Destination: Zürich (Switzerland), London (Great Britain)
This story is about coffee. And about different habits around this topic. If you’ve been reading my stories before, you might have already noticed that I give great value to my coffee. One of the most challenging parts of moving to Switzerland was finding a good coffee brand. We tried many options and were not happy. Our MoccaMaster was doing its best with the given ingredients but was failing us… and the coffee stress was rising to unexpected levels. I didn’t feel like fitting in. I wanted my coffee because my home is where my coffee is. Our Finnish friends and family who came to visit us were dragging tons of Juhlamokka in their suitcases, trying to help me in my agony. Finally, after endless trying, we did find our brand that was ALMOST as good as Juhlamokka. And our friends could concentrate on filling their luggage with other things such as rye bread, chocolate, and licorice.
Did you know that the Finns drink more coffee than anyone else in the whole wide world? In numbers, this means approximately 10 kg per year per person. We definitely value our coffee moments. This topic came up again when the guys from the moving company, the ones who drove through half of Europe to bring us our furniture, almost fainted in our kitchen when we served them some Juhlamokka brewed in our MoccaMaster. So they said that it was the first good cup of coffee they had during the whole trip so far. And I understood. Oh, after some weeks of drinking this mud they call coffee around here, I could very much relate. This time we had a little Finnish coffee moment with these guys in our kitchen somewhere near Zürich city. Home is where your coffee is.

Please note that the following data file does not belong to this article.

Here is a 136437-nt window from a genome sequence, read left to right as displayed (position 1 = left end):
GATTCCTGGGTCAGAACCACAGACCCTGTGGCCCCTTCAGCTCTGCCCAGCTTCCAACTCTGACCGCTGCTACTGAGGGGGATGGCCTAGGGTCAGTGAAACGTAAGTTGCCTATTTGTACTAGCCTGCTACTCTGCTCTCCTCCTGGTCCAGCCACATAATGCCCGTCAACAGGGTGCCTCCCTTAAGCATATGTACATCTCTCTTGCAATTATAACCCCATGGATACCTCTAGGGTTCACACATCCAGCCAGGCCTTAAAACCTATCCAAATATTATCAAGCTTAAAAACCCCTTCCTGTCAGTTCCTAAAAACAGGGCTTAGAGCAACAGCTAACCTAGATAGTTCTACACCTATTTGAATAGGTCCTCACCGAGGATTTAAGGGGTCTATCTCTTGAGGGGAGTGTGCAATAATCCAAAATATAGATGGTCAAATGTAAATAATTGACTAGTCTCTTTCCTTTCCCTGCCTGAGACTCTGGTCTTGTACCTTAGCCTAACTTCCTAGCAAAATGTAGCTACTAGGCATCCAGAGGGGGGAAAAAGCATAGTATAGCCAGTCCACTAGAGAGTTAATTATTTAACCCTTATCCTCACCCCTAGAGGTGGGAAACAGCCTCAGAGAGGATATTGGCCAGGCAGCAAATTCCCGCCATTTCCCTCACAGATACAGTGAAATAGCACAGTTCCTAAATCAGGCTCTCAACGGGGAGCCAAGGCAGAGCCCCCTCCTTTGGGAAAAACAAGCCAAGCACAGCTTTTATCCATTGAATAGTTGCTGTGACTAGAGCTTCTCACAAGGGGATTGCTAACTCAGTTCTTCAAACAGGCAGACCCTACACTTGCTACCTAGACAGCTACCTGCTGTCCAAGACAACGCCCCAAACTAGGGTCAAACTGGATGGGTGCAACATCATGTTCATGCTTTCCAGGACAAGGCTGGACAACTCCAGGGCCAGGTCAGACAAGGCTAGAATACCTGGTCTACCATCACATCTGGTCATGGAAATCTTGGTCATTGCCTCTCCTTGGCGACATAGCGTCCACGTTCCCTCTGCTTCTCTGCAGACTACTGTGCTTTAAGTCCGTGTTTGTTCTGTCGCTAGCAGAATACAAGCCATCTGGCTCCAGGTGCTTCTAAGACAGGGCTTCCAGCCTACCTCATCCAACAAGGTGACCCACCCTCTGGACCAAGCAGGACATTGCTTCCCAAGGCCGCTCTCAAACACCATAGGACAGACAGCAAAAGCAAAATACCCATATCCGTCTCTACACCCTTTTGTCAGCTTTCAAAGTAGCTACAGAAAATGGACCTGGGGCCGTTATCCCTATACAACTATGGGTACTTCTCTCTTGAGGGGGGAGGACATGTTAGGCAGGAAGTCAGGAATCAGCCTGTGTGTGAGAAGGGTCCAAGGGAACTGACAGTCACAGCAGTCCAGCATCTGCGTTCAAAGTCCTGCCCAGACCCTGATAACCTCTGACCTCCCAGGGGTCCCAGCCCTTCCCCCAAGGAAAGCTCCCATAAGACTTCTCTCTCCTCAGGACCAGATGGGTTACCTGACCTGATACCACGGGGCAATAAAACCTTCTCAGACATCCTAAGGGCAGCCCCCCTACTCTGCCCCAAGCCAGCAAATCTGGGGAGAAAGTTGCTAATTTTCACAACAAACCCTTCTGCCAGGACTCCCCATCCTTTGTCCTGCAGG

The worst of all things around here is that Swiss people seem to love capsule machines. Unfortunately, I am all in for Filter Coffee, and I do not like the habit of warming up the milk for the coffee either. For heaven’s sake, if I want a cappuccino, I get a cappuccino, which is another dimension. I drink my coffee with milk, cold milk. Did you know that in Italy they call this kind of coffee American Coffee? Isn’t that strange? As far as I am concerned, it is the one and only my kind of coffee. Call it whatever you want! Anyway, once we were invited for dinner to a very Swiss elderly couple. After dinner, they served coffee and were utterly ashamed, apologizing that at the time being, they had only filter coffee in the house. We looked at each other, our eyes secretly smiling, and said: oh, no worries, that is completely fine, we can live with that. They went to prepare the coffee, and we cheered silently. This couple just made friends for a lifetime…
Some time ago, I traveled to a place referred to as a tea drinker’s paradise, Great Britain. I went there for a conference and was staying overnight in a fancy little hotel somewhere in London. Other people were attending the same conference staying in the same hotel, and we ended up sitting at the same breakfast table. And what do these British ladies do? They talk about different tea brands and start comparing their favorites. One of them tells a story about their holiday trip to the Netherlands and how it was impossible to find good tea from this country. We should have brought our own, she said, shaking her head. The others were nodding and mumbling sympathetically. I sat there in between these ladies and was thinking, Oh my Lord, WHAT are they talking about? Tea? Is there more than ONE tea brand? Is there a DIFFERENCE? You must be KIDDING me… I was trying to become invisible since I realized where this conversation was leading. And bingo! In no time, one of them was asking me what my favorite tea brand was. A moment of silence followed. Ohm, I am more a coffee drinker, I said, knowing that answering “Twining’s” would not have sounded very convincing. A long moment of silence. The ladies were rolling their eyes. Splendid! Said one with British politeness. Amazing! Said another. Then more silence. I concentrated on drinking my coffee, which tasted like crap, by the way.
It was a good trip, but oh boy, was I happy to get back home to my MoccaMaster and my kind of coffee. Home is where my coffee is.
To plan a trip to London, click here
To plan a trip to Zürich, click here